Voice for the voiceless
PFF praises LBH Pers, the Legal Aid Institute for the Press, for representing SuaraPapua as a “voice for voiceless.” Last year, PFF laid down a deadline for open access to Papua, in the lead up to Indonesia hosting World Press Freedom Day on 3rd May 2017. The deadline was reportedly rejected by a minor official at the Indonesian embassy in Wellington, New Zealand.

Think Carefully
However, PFF has not been able to get confirmation of the alleged rejection from Jakarta.

“Instead of speeding up preparations for World Press Freedom Day, Jakarta appears to be slowing down”, says Miller.

“Make no mistake, Jakarta needs to think very, very carefully about its continued failure to fulfil its own promises, its own guarantees for media freedom under the Indonesian constitution, and its signature to many international treaties.”

Ahead of #WPFD2017, PFF is calling on journalists everywhere to focus attention on one of the world’s least reported areas.

“This year, global journalists must all prove themselves wantoks of the Papua press”, she says. Indonesia improved eight places between 2015 and 2016 on the RSF, Reporters Sans Frontiers World Press Freedom Index, at 130 of 180 countries, but is still coded red for a generally “bad” situation. (*)

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Arts & Culture

Papua Printing Company to support young Papuan writers

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Komunitas Sastra Papua (Papuan Literature Community) when launching a discussion on literacy education in Jayapura. – Jubi/Hengky Yeimo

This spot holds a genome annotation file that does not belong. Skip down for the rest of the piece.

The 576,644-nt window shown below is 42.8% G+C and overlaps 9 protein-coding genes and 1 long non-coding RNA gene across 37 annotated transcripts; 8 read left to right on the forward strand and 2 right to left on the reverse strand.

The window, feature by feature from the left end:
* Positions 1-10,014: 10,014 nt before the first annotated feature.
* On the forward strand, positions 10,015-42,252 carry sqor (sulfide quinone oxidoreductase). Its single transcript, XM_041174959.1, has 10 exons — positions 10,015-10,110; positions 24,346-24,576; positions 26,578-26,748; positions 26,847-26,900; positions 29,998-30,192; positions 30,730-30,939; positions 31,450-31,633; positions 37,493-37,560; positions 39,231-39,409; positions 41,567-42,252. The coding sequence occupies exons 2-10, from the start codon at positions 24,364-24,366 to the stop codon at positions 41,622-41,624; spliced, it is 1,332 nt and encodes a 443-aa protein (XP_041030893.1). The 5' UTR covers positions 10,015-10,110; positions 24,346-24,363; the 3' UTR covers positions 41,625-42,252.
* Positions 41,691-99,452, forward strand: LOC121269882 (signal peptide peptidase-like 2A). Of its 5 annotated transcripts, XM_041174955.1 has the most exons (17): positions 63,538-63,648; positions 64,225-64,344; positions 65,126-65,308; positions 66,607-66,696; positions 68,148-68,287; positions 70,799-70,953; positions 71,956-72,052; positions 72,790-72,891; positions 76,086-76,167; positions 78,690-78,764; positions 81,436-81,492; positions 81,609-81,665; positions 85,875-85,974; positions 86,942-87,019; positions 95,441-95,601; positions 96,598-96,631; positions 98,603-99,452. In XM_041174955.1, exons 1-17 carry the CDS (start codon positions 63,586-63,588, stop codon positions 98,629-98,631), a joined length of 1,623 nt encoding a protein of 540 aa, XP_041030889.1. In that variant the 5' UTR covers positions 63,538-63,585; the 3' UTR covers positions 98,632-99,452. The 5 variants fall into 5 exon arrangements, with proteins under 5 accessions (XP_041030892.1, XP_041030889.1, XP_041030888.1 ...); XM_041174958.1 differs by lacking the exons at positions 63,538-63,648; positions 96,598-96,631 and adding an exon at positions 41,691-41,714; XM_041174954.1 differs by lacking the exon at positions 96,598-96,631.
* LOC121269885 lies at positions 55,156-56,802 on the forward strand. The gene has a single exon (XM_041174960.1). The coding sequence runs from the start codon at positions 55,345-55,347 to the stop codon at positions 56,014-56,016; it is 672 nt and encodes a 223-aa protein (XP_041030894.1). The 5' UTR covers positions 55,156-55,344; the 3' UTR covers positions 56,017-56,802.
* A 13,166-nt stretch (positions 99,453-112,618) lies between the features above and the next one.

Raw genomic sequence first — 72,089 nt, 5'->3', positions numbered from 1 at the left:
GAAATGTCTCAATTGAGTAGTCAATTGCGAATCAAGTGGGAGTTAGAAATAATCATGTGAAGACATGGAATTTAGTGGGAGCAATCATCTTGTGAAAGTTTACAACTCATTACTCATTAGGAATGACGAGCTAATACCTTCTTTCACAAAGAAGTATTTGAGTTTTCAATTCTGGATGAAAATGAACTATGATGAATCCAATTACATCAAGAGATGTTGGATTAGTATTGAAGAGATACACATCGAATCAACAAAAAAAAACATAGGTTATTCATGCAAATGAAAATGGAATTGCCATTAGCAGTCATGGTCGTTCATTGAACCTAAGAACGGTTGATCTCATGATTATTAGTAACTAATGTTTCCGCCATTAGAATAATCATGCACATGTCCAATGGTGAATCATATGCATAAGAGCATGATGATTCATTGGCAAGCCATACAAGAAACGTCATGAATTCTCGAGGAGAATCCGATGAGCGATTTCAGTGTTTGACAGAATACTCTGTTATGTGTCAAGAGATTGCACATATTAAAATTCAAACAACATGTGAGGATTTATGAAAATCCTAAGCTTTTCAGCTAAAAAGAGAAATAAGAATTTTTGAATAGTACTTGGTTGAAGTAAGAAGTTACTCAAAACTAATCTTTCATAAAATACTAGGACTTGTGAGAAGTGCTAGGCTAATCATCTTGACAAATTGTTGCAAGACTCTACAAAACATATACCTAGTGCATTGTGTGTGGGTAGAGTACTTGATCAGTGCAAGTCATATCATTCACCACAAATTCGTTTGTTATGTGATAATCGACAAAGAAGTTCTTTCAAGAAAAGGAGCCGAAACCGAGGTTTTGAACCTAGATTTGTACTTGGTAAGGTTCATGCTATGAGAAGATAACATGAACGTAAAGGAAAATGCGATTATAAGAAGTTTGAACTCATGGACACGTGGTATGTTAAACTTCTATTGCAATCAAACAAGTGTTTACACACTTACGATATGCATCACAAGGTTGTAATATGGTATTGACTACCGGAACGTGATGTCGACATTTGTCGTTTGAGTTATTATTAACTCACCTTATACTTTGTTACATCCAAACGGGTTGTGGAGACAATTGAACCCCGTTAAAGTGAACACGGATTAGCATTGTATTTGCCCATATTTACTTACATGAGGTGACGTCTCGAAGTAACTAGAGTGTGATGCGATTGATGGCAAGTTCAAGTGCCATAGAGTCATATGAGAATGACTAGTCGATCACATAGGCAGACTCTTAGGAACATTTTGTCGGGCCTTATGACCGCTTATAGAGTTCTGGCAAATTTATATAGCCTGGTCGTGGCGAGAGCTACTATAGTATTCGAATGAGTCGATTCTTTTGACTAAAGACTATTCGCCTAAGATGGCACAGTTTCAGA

Jayapura, Jubi- Komunitas Sastra Papua (Papuan Literature Community) asked the Papua Provincial Government to reactive the regional company ‘Percetakan Rakyat Papua’ (Papua Regional Printing Company) to response the current demand of publication since many young Papuans are now becoming a writer.

However, the main constraint is in printing,” said the secretary of Komunitas Sastra Papua (Kosapa) Aleks Giyai on Thursday (31/5/2018).

Percetakan Rakyat Papua is considered bringing opportunities for Papuans to get the lower-cost printing. “To print some printed items such as books, magazines, calendars and so on, we have to make an order in Java. Even though the printing cost is quite cheaper, the shipping cost is expensive,” explained Giyai.

Meanwhile, cultural activist Andy Tagihuma thought books play a crucial role in developing a character of a nation. “The gradual progress of literacy development in Papua is a result of the inconsistent book publishing,” said Tagihuma.

He further said Papua should be able to produce and publish books and other writings locally like what has been done by the University of Cenderawasih in the past, which printed most of their writings such as Warta Uncen and other scientific journals independently. “But now they mostly send it to Java for printing,” he said. (*)